Kennedy’s Retirement Could Threaten Efforts to End Partisan Gerrymandering

The war against partisan gerrymanders seemed poised for victory. Then Justice Anthony M. Kennedy retired.

WASHINGTON — For 14 years, as partisan gerrymanders across the country grew more extreme, Justice Anthony M. Kennedy came to symbolize hopes that the Supreme Court would eventually rein them in.

His retirement this week did not merely dampen those hopes. Experts said it also presented a potentially crippling threat to growing efforts by voting rights advocates and Democrats to halt gerrymanders by legal and political means.

Justice Kennedy was widely seen as the swing vote on gerrymandering in a court divided between liberals, who see the practice as unconstitutional, and conservatives, who regard it as a political problem, not a legal one. Indeed, he single-handedly preserved it as a judicial question, in a 2004 case involving Pennsylvania’s Legislature, when he declined to join four other justices who declared that it is impossible to determine when a political map becomes unacceptably partisan.

“That no such standard has emerged in this case,” he wrote then, “should not be taken to prove that none will emerge in the future.”

Justice Kennedy had three opportunities in the court’s last term to join liberals in setting such a standard — in cases involving Maryland, North Carolina and Wisconsin — but passed on each. With his departure, lawyers and legal scholars say, Chief Justice John Roberts becomes the most likely justice to cast a fifth vote against partisan gerrymanders.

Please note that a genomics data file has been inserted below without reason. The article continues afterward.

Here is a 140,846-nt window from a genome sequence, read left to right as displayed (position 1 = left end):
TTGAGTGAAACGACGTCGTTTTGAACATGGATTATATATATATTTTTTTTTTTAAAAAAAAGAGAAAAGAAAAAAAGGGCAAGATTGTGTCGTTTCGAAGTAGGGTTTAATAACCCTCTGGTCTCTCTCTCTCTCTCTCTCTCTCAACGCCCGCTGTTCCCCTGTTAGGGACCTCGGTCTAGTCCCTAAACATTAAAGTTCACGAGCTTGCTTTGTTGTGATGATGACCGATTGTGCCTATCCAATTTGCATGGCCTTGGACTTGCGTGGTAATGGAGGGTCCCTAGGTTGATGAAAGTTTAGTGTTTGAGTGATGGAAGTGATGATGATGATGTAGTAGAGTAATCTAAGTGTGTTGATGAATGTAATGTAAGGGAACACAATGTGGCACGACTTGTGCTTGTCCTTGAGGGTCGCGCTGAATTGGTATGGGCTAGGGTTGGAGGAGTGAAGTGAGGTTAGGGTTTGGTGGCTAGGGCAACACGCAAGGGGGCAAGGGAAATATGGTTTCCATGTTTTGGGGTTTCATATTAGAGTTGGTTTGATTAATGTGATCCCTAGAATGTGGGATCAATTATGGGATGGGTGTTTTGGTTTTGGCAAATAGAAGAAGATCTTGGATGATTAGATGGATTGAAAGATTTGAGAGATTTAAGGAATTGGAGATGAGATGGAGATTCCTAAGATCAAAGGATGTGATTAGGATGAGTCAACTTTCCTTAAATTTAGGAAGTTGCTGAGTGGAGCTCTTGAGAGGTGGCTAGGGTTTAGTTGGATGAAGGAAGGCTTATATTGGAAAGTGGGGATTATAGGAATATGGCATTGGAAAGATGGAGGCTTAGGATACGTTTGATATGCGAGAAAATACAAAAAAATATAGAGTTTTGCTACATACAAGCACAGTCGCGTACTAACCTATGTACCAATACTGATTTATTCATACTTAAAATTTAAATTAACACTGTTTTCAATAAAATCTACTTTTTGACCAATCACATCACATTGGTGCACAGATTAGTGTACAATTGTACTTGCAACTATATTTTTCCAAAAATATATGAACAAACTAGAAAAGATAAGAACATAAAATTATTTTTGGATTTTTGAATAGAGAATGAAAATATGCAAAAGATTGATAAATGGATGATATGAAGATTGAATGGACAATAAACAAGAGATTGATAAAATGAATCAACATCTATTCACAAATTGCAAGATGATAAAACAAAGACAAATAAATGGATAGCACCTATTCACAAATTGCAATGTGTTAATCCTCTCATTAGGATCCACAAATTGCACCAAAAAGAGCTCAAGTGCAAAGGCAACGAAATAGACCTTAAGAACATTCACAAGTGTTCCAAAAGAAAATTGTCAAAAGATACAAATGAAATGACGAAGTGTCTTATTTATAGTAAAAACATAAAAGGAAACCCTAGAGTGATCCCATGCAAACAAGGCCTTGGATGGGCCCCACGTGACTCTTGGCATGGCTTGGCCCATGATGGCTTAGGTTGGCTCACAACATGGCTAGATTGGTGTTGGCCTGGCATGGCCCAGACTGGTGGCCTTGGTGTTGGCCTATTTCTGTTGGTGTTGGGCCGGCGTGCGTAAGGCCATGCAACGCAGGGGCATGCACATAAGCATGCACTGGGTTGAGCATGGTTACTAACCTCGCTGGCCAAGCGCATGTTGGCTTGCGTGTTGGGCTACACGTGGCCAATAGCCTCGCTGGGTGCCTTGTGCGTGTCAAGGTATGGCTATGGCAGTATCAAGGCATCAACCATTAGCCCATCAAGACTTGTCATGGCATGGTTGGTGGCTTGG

But that likelihood, some said, is quite small. In hearing gerrymander challenges during the last term, Justice Roberts worried aloud about enmeshing the court in political matters.

“There’s a chance. It’s not zero,” said Nicholas Stephanopoulos, a University of Chicago law professor who has helped lead a lawsuit challenging the makeup of the Wisconsin State Assembly. “But I think our odds plummeted as a result of Kennedy’s retirement.”

Some others were more sanguine, noting that Justice Roberts left the door open to other challenges in a recent opinion that returned the Wisconsin case to a lower court on technical grounds. The court usually dismisses cases with such technical defects, Justice Roberts wrote, but “this is not the usual case.”

“He’s not going to be taken down this road unless a case is perfectly and properly presented,” said Edward B. Foley, an election-law scholar at Ohio State University’s Moritz School of Law. “But it is very significant that he did not foreclose the road at all.”

Voting-rights advocates and Democrats, who have been disadvantaged the most by gerrymanders in recent years, say they will continue the fight by other means. The National Democratic Redistricting Committee, led by former President Barack Obama and his attorney general, Eric H. Holder Jr., has targeted state-level political offices in a dozen states this year, aiming to increase Democratic control of statehouses before the next round of redistricting in 2021. The group has also joined lawsuits claiming racial gerrymanders of House districts in Alabama, Georgia and Louisiana, and is mounting grass-roots efforts to enact electoral reforms.